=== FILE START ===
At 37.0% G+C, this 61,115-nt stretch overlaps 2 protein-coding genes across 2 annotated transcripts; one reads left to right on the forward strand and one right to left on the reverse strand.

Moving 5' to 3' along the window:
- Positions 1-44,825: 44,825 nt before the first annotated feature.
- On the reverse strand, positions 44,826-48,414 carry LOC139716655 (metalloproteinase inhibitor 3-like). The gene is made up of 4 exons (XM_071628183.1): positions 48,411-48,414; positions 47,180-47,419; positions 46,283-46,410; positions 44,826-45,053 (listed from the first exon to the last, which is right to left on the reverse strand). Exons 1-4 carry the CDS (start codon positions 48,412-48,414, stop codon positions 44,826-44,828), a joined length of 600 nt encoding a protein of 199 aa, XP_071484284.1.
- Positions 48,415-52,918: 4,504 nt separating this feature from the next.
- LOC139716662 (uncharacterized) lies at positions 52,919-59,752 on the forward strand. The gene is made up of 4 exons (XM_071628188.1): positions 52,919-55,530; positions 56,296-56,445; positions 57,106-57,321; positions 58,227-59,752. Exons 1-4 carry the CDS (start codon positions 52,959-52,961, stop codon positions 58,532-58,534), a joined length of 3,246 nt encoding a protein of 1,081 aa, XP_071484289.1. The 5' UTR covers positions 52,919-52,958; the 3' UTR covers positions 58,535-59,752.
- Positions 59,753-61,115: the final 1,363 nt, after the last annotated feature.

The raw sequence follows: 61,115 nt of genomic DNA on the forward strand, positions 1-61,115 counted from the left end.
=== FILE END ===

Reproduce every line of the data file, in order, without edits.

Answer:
At 37.0% G+C, this 61,115-nt stretch overlaps 2 protein-coding genes across 2 annotated transcripts; one reads left to right on the forward strand and one right to left on the reverse strand.

Moving 5' to 3' along the window:
- Positions 1-44,825: 44,825 nt before the first annotated feature.
- On the reverse strand, positions 44,826-48,414 carry LOC139716655 (metalloproteinase inhibitor 3-like). The gene is made up of 4 exons (XM_071628183.1): positions 48,411-48,414; positions 47,180-47,419; positions 46,283-46,410; positions 44,826-45,053 (listed from the first exon to the last, which is right to left on the reverse strand). Exons 1-4 carry the CDS (start codon positions 48,412-48,414, stop codon positions 44,826-44,828), a joined length of 600 nt encoding a protein of 199 aa, XP_071484284.1.
- Positions 48,415-52,918: 4,504 nt separating this feature from the next.
- LOC139716662 (uncharacterized) lies at positions 52,919-59,752 on the forward strand. The gene is made up of 4 exons (XM_071628188.1): positions 52,919-55,530; positions 56,296-56,445; positions 57,106-57,321; positions 58,227-59,752. Exons 1-4 carry the CDS (start codon positions 52,959-52,961, stop codon positions 58,532-58,534), a joined length of 3,246 nt encoding a protein of 1,081 aa, XP_071484289.1. The 5' UTR covers positions 52,919-52,958; the 3' UTR covers positions 58,535-59,752.
- Positions 59,753-61,115: the final 1,363 nt, after the last annotated feature.

The raw sequence follows: 61,115 nt of genomic DNA on the forward strand, positions 1-61,115 counted from the left end.